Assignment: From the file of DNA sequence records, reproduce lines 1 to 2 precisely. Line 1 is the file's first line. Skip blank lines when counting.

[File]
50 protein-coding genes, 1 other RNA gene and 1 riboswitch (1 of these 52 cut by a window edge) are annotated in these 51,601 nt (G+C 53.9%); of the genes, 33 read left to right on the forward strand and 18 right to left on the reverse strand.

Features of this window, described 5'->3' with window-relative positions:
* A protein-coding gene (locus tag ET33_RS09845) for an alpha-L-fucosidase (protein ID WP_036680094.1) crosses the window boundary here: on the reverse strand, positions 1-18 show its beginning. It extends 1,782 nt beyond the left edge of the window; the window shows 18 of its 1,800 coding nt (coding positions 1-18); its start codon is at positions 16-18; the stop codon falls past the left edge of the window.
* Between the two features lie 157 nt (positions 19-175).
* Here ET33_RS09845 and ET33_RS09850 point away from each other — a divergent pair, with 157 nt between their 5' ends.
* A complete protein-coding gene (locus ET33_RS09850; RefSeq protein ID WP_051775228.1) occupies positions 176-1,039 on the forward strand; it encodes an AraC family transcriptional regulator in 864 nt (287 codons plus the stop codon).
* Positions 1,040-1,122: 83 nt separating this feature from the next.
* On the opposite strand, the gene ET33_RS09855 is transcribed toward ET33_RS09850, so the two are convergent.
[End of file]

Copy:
50 protein-coding genes, 1 other RNA gene and 1 riboswitch (1 of these 52 cut by a window edge) are annotated in these 51,601 nt (G+C 53.9%); of the genes, 33 read left to right on the forward strand and 18 right to left on the reverse strand.

Features of this window, described 5'->3' with window-relative positions: